All set for different roles

PEOPLE CALL him `Puratchi Kalaignar'. The tag does fit the bill for someone known for his revolutionary antics and ambitions. Till last year, he maintained quite a low profile. That's when he was elected the President of the South India Film Artistes Association. When, he swore to rid the Association of its debts.

In the last year or so, his popularity shot up so much that there has been speculation in the media about his entry into politics. Sudhish Kamath meets a simple, down-to- earth Vijayakanth in a jovial mood, chatting in Tamil about his immediate plans for the industry deep in trouble and his stance on politics.

HERE'S ARE a few quick facts which people around him want him to tell the world, but the actor finds himself embarrassed. Vijayakanth apparently spent Rs. 50 lakhs on educating the poor this year. Last year it was Rs. 40 lakhs and Rs. 30 lakhs before that.

He has a Kalyana Mandapam in the name of his parents and a free outpatient centre, dedicated to his parents in addition to the new engineering college which he launched this week. That's not just all about his `Puratchi'. But, first we quiz him about the `Kalaignar' aspect of the actor: Why so many cop roles?

``I have done 135 films with `Thavasi' now. I have done all varieties of stories, not just police roles. Most of films deal with terrorism which is relevant till date. Look at the incidents in the news. The Sri Lanka bombing, the Phoolan Devi killing, Kargil, all these are stories that directors feel should be told to the public,'' he adds.

But he is guarded about such subjects most of the time, he confesses. ``I am scared of playing police officer again and again, I don't want people to think I am repeating my roles. But if terrorism is the theme, then it ultimately becomes another `police story','' says the actor. In `Vanchinathan', he did get the rap from critics for playing a cop who takes law into his hands. Vijayakanth only justifies the action. ``It is a story of a brave police officer. So I don't betray the police department in any way. You tell me, why are police officers transferred every time a government changes. There is some nexus between politics and police. If there is a mistake, a lesson has to be taught. These stories need to be told,'' says Vijayakanth.

So are his films, reflections of his thoughts? He answers in the affirmative. But surely violence can't be the answer? ``We see so many shoot-outs happening in real life. We can see violence reported on TV, and in the papers. To me that is violence, not what we show in films,'' he feels.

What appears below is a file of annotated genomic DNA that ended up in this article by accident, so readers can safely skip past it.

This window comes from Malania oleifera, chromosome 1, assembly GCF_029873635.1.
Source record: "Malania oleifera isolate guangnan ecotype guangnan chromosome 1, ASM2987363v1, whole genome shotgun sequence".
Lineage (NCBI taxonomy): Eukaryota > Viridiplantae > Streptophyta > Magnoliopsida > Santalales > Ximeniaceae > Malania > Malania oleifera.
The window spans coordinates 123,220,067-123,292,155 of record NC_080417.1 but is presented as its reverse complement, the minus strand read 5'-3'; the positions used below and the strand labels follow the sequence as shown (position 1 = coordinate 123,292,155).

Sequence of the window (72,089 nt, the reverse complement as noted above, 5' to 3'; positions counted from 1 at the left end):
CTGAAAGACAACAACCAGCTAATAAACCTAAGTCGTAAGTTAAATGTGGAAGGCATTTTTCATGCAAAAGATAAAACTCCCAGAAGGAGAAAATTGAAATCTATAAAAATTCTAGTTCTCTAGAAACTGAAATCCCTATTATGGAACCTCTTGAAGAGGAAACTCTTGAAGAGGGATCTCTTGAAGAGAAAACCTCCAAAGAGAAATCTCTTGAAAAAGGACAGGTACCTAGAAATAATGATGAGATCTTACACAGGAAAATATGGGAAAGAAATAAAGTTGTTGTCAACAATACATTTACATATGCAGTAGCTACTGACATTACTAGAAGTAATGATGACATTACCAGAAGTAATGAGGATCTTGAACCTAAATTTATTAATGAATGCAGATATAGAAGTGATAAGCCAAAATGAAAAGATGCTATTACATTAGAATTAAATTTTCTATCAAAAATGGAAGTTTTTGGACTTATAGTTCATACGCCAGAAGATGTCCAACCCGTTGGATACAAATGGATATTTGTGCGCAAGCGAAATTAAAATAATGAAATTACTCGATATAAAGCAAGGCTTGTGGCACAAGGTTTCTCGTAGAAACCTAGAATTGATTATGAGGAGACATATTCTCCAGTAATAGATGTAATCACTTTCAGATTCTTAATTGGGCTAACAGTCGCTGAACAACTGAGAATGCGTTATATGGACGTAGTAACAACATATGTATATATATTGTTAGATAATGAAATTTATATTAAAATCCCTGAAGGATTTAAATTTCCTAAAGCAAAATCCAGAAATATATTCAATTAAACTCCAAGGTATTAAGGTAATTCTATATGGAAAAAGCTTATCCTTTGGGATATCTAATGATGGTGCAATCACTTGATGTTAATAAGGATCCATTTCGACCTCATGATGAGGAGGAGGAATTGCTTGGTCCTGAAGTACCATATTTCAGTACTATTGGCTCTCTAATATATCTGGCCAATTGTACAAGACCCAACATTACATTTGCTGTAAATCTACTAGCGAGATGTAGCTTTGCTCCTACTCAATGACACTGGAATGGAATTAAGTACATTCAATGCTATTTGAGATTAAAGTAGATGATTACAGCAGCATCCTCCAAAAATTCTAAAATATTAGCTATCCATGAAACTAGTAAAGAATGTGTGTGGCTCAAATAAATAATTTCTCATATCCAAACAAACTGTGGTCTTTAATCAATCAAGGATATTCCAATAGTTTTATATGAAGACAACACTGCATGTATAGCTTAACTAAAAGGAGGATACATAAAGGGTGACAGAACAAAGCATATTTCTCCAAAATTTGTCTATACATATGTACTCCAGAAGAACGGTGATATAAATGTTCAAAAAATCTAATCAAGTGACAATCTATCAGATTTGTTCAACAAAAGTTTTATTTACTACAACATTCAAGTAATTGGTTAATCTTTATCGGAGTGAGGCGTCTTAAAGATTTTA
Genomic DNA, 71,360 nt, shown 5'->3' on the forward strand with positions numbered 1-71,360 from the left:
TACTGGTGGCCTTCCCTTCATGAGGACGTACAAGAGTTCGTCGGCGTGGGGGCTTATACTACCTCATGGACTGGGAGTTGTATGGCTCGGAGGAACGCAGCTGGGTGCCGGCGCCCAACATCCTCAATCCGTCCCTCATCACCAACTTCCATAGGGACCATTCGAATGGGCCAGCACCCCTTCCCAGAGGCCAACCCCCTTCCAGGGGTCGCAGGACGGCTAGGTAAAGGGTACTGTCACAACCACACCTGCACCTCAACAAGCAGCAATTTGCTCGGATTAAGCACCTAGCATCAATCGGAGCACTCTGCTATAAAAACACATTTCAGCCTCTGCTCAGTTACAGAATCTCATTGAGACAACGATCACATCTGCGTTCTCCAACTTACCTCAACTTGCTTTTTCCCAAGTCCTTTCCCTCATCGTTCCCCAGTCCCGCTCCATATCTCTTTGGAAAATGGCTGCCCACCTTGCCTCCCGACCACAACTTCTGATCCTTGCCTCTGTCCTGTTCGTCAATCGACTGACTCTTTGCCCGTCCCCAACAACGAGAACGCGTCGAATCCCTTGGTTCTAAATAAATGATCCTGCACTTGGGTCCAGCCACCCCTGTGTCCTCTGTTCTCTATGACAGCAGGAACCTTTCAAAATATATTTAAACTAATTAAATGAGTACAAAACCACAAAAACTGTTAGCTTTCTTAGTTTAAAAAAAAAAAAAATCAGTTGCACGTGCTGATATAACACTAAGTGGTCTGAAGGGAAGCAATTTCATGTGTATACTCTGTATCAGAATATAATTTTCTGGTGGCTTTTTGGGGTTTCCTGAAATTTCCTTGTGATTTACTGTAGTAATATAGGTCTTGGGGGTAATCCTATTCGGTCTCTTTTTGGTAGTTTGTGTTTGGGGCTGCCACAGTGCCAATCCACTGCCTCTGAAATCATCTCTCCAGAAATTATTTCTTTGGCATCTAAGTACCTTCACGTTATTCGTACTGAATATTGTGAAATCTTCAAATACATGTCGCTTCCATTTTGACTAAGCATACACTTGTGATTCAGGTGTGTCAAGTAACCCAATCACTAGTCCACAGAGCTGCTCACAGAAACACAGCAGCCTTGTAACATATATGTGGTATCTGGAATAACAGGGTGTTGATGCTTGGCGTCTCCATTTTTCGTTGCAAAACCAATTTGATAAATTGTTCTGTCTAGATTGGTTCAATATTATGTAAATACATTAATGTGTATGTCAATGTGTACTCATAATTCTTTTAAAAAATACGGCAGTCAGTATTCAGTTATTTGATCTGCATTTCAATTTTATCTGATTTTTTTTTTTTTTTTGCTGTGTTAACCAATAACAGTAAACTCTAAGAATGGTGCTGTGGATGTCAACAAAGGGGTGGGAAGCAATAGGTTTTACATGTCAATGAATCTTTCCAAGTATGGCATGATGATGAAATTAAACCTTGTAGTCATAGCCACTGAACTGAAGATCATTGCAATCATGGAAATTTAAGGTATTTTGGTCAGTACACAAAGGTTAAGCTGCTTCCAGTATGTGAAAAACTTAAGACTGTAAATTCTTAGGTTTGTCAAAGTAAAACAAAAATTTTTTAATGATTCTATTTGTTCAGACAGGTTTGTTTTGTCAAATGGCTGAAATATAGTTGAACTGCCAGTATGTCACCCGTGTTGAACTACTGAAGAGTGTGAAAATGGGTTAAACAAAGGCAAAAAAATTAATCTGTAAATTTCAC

``There has been violence ever since the days of Christ... he was crucified. In cinema, we say good things, we say things like patriotism, we make films against drugs, terrorism and present the problems in a way people understand,'' Vijayakanth explains. However, he is quick to add, that ``we can still win with Ahimsa''.

With so many messages and dialogues with political overtones finding their place in almost each of his new movies, is he just waiting to take the plunge into politics, we ask him.

``I have no idea of entering politics as of now. The previous government was good. The present government is still new. We have to give it time and see what it does. I believe in people's verdict. They are usually right. But if there are any mistakes in the functioning of the system, we will expose them through movies,'' he says.

He quickly blames the media of twisting his quotes in a way that they send out the wrong signals. ``Rajnikant was a victim of the media propaganda. All that speculation on whether he will enter politics or not, would have put so much pressure on him. Now, it is very understandable that he keeps away from the media,'' he says.

``I am not falling for that,'' he smiles. At the moment, he is practical enough to realise his duty as the President of the artiste's association. He wants something serious to be done about piracy, VCDs in the grey market and films shown on even State-government run luxury omni-buses.

``We have repaid debts of 52 lakhs, we have to repay another 73 lakhs which I plan to raise organising cultural programmes featuring all the artistes. Sarath has been doing a good job as well,'' he says. He plans to raise a fund of Rs. three crores for the welfare of the artistes. So much for the `Puratchi' part of his tag.

He dismisses any doubts on unity among the artistes. ``There is unity because they probably respect the leadership,'' he says. The artistes would soon meet for a condolence meeting for Sivaji Ganesan when he would brief them about the status of the request for the memorial.

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